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Port stands by decision on Bingen Point property

Insitu outcome pending

The Port of Klickitat is sticking to its guns regarding what to do with Port land near the Bingen Marina.

In the Sept. 21 meeting of the Port of Klickitat Board of Commissioners, commissioners reaffirmed a decision to remove a small parcel of land from a collaborative deal that included properties belonging to SDS Lumber Co., Dickey Farms, and the Port of Klickitat.

The combined land was being packaged as a possible campus site for Insitu, a Bingen-based manufacturer of drone surveillance aircraft.

"The Port Commissioners took a look at it, and said that what we did the first time was the right thing to do," said Port Executive Director Marc Thornsbury.

The Port decided on Aug. 24 to pull the property -- about four acres -- from inclusion in a land package. Port officials hope to make the parcel available to an unnamed company that has expressed interest in locating at the site, potentially bringing in 70 jobs.

The Port's decision sparked controversy. In a Sept. 9 letter to the Port of Klickitat, SDS President Jason Spadaro and Dickey Farms owner Stan Dickey criticized the Port for pulling out of the possible deal.

On Tuesday, Spadaro said neither SDS nor Dickey Farms have heard from the Port of Klickitat regarding the letter.

"We weren't really expecting a reply," Spadaro explained. "The intent of our letter was not to ask for a reversal of the Port's decision, it was to express some of our frustration with the communication and delivery from the Port's director and to convey our obvious disagreement with the decision -- but more importantly, to ask the Port to remember how important this issue is to the local community."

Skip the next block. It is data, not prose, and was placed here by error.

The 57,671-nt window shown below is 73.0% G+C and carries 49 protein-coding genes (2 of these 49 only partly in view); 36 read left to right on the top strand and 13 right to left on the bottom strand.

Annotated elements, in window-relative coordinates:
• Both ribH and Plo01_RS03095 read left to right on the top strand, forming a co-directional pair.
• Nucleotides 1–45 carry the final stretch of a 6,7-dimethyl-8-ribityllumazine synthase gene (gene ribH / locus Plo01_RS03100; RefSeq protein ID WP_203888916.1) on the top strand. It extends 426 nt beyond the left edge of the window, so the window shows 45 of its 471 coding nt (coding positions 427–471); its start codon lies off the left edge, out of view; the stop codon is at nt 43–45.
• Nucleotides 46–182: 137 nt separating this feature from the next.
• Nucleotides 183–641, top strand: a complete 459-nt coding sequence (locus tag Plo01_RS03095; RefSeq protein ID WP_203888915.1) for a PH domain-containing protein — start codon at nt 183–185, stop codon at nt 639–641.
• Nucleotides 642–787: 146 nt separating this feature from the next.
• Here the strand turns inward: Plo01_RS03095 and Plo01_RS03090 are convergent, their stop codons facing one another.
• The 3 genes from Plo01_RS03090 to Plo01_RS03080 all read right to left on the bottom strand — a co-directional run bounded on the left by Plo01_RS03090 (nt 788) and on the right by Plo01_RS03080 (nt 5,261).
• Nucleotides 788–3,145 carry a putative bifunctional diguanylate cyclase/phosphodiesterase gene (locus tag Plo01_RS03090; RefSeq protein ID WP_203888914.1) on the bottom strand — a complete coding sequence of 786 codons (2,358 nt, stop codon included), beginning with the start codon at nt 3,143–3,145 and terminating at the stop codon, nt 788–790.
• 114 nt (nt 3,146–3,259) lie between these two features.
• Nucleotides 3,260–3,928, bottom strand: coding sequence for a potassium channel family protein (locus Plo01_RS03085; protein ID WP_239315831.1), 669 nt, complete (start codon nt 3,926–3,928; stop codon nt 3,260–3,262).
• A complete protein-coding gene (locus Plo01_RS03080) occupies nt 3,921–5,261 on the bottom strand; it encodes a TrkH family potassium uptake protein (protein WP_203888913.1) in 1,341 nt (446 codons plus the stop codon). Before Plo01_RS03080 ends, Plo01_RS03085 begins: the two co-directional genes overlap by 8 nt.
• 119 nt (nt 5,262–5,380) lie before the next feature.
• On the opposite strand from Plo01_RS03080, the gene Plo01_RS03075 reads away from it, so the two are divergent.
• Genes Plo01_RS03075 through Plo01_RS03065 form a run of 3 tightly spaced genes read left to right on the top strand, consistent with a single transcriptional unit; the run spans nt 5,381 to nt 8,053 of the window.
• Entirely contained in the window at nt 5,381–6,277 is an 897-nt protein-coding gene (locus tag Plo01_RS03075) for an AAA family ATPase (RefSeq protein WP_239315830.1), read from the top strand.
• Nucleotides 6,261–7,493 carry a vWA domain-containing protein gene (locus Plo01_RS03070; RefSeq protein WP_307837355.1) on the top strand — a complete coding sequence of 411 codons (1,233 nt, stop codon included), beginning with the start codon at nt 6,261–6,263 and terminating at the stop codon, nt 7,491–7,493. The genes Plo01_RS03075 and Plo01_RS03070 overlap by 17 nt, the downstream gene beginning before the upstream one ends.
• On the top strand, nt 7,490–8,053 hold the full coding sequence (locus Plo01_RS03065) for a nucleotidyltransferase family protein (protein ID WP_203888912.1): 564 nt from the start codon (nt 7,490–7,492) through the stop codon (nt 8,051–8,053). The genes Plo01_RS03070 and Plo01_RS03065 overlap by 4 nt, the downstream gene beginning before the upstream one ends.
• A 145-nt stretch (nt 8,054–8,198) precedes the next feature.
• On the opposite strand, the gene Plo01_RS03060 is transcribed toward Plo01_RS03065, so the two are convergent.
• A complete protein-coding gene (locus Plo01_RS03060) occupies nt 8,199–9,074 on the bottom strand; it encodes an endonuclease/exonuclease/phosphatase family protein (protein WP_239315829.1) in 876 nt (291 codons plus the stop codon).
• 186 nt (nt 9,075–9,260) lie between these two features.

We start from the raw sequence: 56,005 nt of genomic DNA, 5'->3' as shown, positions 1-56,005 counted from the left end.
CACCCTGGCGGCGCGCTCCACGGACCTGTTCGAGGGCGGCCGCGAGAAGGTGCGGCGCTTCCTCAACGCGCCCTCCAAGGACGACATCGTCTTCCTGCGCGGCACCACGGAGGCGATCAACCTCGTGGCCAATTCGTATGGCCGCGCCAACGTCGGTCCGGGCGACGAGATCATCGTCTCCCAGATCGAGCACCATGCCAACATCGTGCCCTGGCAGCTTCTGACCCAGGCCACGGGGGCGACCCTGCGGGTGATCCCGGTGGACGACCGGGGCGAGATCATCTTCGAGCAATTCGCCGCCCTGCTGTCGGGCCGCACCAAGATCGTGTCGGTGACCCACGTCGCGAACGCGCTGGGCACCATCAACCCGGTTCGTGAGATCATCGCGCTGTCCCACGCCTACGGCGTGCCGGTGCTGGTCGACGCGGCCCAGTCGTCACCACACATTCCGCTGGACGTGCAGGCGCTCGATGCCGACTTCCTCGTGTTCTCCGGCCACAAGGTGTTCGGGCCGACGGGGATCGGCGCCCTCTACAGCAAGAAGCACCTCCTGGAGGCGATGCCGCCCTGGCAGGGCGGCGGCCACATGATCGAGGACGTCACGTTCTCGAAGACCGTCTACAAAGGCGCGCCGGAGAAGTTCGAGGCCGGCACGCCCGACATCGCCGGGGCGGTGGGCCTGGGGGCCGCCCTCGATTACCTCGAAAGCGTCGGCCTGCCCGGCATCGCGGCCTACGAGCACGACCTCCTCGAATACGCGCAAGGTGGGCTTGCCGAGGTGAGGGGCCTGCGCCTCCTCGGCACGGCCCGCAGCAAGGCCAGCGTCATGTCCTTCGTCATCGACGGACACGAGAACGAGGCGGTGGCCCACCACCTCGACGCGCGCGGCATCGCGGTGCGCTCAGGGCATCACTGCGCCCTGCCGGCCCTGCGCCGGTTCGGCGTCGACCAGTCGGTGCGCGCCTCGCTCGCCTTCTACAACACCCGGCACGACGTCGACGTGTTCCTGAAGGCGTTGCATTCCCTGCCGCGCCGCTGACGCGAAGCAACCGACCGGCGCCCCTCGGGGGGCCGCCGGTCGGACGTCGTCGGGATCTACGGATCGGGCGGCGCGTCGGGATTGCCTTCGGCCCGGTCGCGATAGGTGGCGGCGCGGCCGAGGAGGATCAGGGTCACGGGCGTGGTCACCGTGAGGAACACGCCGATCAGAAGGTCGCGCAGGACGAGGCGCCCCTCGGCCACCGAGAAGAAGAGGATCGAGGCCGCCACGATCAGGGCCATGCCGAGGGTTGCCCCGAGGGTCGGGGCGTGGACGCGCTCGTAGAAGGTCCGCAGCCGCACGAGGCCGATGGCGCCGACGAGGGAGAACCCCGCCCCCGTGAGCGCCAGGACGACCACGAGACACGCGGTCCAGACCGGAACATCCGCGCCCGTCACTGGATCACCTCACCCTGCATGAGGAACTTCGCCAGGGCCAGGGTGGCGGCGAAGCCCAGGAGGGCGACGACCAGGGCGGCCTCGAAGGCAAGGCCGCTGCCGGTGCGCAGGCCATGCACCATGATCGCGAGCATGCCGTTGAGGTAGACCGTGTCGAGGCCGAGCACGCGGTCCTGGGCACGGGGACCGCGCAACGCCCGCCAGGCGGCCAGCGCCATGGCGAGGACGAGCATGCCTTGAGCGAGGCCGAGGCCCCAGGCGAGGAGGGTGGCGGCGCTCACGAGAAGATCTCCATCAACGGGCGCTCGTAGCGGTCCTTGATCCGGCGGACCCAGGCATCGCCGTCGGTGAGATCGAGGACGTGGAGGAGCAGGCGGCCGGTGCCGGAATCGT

Insitu, with 800 employees and growing, is widely seen as vital to the local economy. Since Insitu announced last year that it was seeking a location to build a consolidated business campus, the company has received about two dozen competing proposals for potential sites.

Thornsbury said the letter from SDS and Dickey contained information that was not correct.

"There were a number of substantial inaccuracies in the letter," Thornsbury said. "And there is some information I am privy to that I can't discuss due to confidentiality."

Spadaro disputed Thornsbury's claim of "substantial inaccuracies" in the Sept. 9 letter.

"We attached to our letter all communication we received from the Port director regarding the decision to withdraw Port lands from our joint proposal and have accurately described the correspondence," Spadaro said. "We also accurately described that we are amazed this decision was reached without any discussion with SDS and/or Dickey Farms, and that we are shocked that the Port would consider withdrawing from any portion of a competitive proposal it was involved with. Regardless of who the new potential tenant may be, we still believe the Port director should provide an explanation to the public about the due diligence that was conducted to determine whether it's in our community's best interest to withdraw the Port's property from the SDS/Dickey/Port proposal in order to pursue other opportunities."

Thornsbury explained that the Port Commission had considered five key factors before deciding to withdraw land from the SDS/Dickey proposal: